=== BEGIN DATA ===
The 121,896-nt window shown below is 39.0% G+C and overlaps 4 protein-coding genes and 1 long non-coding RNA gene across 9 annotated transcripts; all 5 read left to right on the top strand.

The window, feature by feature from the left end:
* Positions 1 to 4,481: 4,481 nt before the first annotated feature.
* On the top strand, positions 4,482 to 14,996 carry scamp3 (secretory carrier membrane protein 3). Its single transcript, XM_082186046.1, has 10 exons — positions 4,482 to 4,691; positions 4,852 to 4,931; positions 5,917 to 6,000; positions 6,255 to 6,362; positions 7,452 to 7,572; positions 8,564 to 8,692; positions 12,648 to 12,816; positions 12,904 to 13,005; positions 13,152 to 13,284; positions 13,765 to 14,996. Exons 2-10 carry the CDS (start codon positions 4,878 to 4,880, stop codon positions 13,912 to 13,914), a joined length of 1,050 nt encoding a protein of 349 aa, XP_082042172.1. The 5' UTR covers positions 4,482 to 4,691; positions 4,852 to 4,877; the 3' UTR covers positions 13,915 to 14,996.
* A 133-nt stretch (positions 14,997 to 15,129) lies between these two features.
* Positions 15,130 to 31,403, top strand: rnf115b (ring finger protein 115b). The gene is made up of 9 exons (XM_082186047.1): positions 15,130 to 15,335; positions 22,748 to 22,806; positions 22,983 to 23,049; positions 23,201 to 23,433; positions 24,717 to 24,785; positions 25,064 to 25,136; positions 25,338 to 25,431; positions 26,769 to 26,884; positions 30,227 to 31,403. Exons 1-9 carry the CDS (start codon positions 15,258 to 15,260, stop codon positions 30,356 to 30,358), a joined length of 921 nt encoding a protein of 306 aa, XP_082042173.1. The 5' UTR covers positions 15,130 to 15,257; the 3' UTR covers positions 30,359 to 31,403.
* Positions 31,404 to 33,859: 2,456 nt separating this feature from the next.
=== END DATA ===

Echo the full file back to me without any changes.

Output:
The 121,896-nt window shown below is 39.0% G+C and overlaps 4 protein-coding genes and 1 long non-coding RNA gene across 9 annotated transcripts; all 5 read left to right on the top strand.

The window, feature by feature from the left end:
* Positions 1 to 4,481: 4,481 nt before the first annotated feature.
* On the top strand, positions 4,482 to 14,996 carry scamp3 (secretory carrier membrane protein 3). Its single transcript, XM_082186046.1, has 10 exons — positions 4,482 to 4,691; positions 4,852 to 4,931; positions 5,917 to 6,000; positions 6,255 to 6,362; positions 7,452 to 7,572; positions 8,564 to 8,692; positions 12,648 to 12,816; positions 12,904 to 13,005; positions 13,152 to 13,284; positions 13,765 to 14,996. Exons 2-10 carry the CDS (start codon positions 4,878 to 4,880, stop codon positions 13,912 to 13,914), a joined length of 1,050 nt encoding a protein of 349 aa, XP_082042172.1. The 5' UTR covers positions 4,482 to 4,691; positions 4,852 to 4,877; the 3' UTR covers positions 13,915 to 14,996.
* A 133-nt stretch (positions 14,997 to 15,129) lies between these two features.
* Positions 15,130 to 31,403, top strand: rnf115b (ring finger protein 115b). The gene is made up of 9 exons (XM_082186047.1): positions 15,130 to 15,335; positions 22,748 to 22,806; positions 22,983 to 23,049; positions 23,201 to 23,433; positions 24,717 to 24,785; positions 25,064 to 25,136; positions 25,338 to 25,431; positions 26,769 to 26,884; positions 30,227 to 31,403. Exons 1-9 carry the CDS (start codon positions 15,258 to 15,260, stop codon positions 30,356 to 30,358), a joined length of 921 nt encoding a protein of 306 aa, XP_082042173.1. The 5' UTR covers positions 15,130 to 15,257; the 3' UTR covers positions 30,359 to 31,403.
* Positions 31,404 to 33,859: 2,456 nt separating this feature from the next.